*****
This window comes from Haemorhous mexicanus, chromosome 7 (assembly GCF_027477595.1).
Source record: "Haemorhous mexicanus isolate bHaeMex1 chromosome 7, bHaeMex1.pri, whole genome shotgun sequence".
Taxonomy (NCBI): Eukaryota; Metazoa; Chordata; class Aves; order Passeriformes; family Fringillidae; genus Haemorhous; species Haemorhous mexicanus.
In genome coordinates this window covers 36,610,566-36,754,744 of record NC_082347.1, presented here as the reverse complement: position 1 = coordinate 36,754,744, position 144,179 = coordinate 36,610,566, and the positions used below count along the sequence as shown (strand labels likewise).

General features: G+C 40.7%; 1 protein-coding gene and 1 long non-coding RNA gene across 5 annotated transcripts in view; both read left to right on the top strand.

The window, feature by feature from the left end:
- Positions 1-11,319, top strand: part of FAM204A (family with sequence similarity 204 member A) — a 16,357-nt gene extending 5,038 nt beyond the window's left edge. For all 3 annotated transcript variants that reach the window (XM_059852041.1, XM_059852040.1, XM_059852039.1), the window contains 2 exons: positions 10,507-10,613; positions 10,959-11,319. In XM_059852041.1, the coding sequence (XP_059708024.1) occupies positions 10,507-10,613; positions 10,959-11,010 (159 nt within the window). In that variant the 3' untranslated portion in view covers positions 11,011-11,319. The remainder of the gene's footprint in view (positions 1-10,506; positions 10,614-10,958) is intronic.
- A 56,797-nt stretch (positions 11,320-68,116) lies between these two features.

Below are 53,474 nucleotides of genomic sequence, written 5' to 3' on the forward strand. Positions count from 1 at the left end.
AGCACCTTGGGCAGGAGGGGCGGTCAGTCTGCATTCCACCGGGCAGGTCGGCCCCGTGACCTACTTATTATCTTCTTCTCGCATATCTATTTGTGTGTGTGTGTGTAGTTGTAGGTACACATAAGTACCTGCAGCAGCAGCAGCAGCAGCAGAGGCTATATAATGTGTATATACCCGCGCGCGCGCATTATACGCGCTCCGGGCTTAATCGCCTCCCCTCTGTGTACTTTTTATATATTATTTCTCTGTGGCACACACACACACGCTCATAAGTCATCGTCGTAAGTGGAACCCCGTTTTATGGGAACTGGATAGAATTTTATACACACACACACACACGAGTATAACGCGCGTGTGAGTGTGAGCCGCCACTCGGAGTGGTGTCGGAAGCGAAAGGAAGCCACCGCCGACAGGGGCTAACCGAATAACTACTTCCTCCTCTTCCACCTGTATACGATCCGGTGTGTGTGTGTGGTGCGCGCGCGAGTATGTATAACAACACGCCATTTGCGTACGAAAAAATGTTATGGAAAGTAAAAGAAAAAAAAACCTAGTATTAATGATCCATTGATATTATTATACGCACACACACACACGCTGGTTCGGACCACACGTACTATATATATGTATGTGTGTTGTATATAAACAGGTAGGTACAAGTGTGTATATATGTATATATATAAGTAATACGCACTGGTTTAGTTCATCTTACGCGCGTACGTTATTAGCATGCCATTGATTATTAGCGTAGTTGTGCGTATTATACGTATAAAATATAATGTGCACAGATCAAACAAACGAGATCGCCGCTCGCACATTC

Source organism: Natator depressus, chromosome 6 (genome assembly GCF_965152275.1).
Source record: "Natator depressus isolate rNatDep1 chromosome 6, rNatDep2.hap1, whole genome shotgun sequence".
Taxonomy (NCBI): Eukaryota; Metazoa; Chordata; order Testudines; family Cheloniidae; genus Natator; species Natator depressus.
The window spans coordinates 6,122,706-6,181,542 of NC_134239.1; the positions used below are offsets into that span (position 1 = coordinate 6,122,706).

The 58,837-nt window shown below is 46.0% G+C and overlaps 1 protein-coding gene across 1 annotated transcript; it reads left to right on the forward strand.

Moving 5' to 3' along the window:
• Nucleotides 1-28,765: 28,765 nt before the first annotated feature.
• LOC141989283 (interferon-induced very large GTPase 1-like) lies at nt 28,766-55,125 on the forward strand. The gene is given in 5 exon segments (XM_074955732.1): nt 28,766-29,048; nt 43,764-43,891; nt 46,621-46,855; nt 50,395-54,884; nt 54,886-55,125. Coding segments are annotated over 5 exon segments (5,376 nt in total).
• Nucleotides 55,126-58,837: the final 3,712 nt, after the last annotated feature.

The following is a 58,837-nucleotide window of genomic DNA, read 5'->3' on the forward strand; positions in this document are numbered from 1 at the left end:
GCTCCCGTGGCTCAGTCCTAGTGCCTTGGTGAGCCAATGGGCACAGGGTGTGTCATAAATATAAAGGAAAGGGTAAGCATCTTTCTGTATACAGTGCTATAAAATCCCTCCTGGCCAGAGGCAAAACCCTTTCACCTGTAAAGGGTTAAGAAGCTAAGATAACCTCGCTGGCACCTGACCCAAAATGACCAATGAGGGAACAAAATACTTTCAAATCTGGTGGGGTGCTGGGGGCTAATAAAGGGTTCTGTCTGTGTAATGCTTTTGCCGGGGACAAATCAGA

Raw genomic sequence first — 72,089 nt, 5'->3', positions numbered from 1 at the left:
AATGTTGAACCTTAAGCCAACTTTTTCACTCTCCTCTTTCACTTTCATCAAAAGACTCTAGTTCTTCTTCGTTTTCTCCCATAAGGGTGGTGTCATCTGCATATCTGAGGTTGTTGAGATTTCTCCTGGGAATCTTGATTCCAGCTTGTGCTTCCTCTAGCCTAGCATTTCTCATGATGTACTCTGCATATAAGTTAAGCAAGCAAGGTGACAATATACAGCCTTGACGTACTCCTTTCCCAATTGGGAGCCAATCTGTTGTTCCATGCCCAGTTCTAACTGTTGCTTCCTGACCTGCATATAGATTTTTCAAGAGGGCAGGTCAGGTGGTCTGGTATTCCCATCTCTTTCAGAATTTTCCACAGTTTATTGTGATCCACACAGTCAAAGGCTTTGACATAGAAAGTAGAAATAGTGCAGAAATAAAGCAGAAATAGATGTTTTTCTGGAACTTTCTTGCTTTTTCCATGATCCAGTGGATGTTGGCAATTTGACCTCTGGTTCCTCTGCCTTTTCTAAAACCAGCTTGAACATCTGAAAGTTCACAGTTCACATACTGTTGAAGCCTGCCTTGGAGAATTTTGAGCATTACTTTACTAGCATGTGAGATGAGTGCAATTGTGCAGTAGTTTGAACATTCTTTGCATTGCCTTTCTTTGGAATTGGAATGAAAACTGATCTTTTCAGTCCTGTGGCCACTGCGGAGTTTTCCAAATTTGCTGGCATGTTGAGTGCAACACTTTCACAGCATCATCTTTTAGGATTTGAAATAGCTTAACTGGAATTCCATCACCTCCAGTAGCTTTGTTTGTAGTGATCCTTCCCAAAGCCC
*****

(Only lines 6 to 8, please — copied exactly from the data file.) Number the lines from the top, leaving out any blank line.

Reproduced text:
The window, feature by feature from the left end:
- Positions 1-11,319, top strand: part of FAM204A (family with sequence similarity 204 member A) — a 16,357-nt gene extending 5,038 nt beyond the window's left edge. For all 3 annotated transcript variants that reach the window (XM_059852041.1, XM_059852040.1, XM_059852039.1), the window contains 2 exons: positions 10,507-10,613; positions 10,959-11,319. In XM_059852041.1, the coding sequence (XP_059708024.1) occupies positions 10,507-10,613; positions 10,959-11,010 (159 nt within the window). In that variant the 3' untranslated portion in view covers positions 11,011-11,319. The remainder of the gene's footprint in view (positions 1-10,506; positions 10,614-10,958) is intronic.
- A 56,797-nt stretch (positions 11,320-68,116) lies between these two features.